In my column, Giving Away Baked Goods, I promised to give you the recipes for some of my favorite baking gifts. Here, you’ll find two recipes and instructions for making them. See the Domestic Goddess column Giving Away Baked Goods for information about wrapping and ordering.
In my mind, here’s what makes a food fit for giving away:
• It packs/wraps easily.
• It can go without refrigeration for several hours.
• It can be made and wrapped in advance and be stored in the freezer.
• There is at least one thing “special” about the recipe that makes it unlikely that your recipients would make it on their own—which makes it a treat.
Recipe #1: Ginger Bread with Lemon Icing
This recipe makes enough for six gift loaf pans. Paper pans with wax coating do not need to be prepared.
Zest from 2 Lemons
4 ounces Brandy
Steep the lemon zest in brandy for at least one day. You can replenish the brandy twice using the same lemon zest.
1 pound butter (2 sticks, I use salted)
1 cup brown sugar
1 cup molasses
2 ½ cups flour
1 teaspoon baking soda
2 GENEROUS tablespoons ground ginger
2 teaspoons cinnamon
½ teaspoon ground cloves
½ teaspoon ground allspice
4 teaspoons lemon brandy (substitute vanilla at your own risk, do not use lemon extract as a substitute)
1 cup buttermilk
1. Bring the eggs to room temperature (you can do this quickly, by putting them in a bowl of hot tap water).
2. Preheat the oven to 350°.
3. Cream butter and brown sugar.
4. Add molasses and beat again.
5. Beat in eggs.
6. Combine dry ingredients (flour, baking soda, ginger, cinnamon, cloves, allspice).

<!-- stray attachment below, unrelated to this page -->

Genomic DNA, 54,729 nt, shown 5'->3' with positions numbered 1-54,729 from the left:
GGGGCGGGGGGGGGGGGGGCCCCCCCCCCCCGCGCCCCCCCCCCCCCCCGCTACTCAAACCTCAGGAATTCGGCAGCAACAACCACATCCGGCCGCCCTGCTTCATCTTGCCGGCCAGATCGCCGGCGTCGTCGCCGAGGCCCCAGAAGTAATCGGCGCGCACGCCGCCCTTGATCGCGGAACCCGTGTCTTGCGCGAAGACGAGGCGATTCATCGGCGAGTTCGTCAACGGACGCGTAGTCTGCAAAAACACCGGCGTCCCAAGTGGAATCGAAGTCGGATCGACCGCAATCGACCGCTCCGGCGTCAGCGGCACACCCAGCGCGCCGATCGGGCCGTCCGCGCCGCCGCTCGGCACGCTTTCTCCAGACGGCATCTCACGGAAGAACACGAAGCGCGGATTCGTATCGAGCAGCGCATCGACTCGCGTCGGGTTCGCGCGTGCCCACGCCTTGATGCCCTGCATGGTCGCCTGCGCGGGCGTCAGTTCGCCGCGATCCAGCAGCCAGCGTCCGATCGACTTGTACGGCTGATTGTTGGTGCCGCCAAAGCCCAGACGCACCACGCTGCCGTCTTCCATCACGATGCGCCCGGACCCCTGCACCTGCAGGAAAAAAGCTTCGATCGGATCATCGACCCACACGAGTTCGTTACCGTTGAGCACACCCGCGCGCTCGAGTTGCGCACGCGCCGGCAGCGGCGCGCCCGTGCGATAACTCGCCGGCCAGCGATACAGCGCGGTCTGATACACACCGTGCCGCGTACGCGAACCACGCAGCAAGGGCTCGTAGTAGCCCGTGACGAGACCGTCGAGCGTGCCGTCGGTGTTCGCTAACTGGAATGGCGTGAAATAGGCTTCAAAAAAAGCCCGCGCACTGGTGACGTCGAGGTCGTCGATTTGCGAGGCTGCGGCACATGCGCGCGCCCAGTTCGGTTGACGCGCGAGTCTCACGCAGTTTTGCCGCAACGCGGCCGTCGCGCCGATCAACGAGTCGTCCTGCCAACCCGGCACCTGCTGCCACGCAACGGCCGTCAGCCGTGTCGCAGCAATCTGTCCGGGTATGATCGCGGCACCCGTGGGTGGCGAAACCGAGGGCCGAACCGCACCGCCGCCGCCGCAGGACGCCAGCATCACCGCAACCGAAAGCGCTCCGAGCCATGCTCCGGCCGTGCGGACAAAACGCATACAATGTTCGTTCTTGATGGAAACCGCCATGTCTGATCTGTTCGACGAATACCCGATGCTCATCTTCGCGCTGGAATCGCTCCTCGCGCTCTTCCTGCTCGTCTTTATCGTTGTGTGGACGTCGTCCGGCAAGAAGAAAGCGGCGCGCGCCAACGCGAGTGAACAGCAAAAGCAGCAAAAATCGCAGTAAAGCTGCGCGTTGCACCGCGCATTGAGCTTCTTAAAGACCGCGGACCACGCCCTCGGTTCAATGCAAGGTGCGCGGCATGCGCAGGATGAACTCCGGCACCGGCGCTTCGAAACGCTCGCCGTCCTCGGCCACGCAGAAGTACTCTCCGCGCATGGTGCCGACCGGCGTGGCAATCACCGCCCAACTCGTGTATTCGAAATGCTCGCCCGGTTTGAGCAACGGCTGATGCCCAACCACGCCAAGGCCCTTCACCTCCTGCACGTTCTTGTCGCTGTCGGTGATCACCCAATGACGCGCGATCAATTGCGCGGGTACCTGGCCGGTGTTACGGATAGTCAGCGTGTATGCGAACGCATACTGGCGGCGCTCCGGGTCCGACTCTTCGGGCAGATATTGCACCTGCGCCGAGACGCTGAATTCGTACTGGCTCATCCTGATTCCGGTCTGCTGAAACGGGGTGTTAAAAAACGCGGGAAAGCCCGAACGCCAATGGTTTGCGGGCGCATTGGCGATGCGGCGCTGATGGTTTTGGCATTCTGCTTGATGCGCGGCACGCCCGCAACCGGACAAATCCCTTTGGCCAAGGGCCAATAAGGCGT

7. Add dry ingredients to mixture.
8. Add lemon brandy and buttermilk and mix thoroughly.
9. Arrange six gift loaf pans on baking sheet.
10. Pour batter evenly into the six pans and bake for 25 minutes, or until a straw inserted in the center of a cake comes out clean.
11. Cool thoroughly before icing.
1 stick butter
Zest of one lemon
Two teaspoons lemon brandy
Two tablespoons lemon juice
2 cups powdered sugar
1. Cream butter.
2. Add lemon zest, lemon brandy and lemon juice and beat until fluffy.
3. Add powdered sugar ½ cup at a time (Watch out. Powdered sugar tends to fly and make a big mess!)
4. Pre-ice the cakes with 1 tablespoon of icing each. This will eliminate the possibility of crumbs in your lovely final cakes.
5. After the pre-icing has hardened, ice the cakes with the remaining icing.
6. Allow icing to harden before wrapping cakes.
Recipe #2: Fried Walnuts
This recipe falls into the category of recipes that will fool you by having few ingredients. First of all, any time you fry something, it is a mess. Before you start making these:
• Put on an apron or old shirt on which you don’t mind spattering grease.
• Clear a large surface for laying the walnuts out (I use my kitchen table)
The reason I make these every year is because they are GREAT. I have yet to meet anyone who doesn’t love them. They also pack really well and one batch makes seven gift bags.
8 cups water
4 cups walnuts
½ cup sugar
1. Bring water to a boil.
2. Add walnuts to the water and boil for 1 minute.
3. Drain boiled walnuts and rinse with hot water.
4. While the walnuts are hot, return them to the pot you used for boiling and mix well with sugar.
5. Heat 1 inch of cooking oil to 160°.
6. Fry the walnuts in two single layer batches for 4 minutes (Put lid or spatter guard on the pan to prevent more of a mess).
7. While the walnuts are frying, lay wax paper on your clear surface.
8. Scoop walnuts out of the oil with slotted spoon and drain well in a sieve (one year I didn’t drain the walnuts very well and they were so greasy that they were nasty.) [draining walnuts photo here]
9. Spread fried walnuts in one layer on wax paper.
10. Sprinkle warm walnuts with salt (don’t over salt). [salting walnuts photo here]
11. Allow walnuts to cool thoroughly before wrapping.
Stay tuned for more recipes, tips on holiday decorating and parts two and three of my essays about making holiday cookies. See previous Domestic Goddess columns for more holiday tips.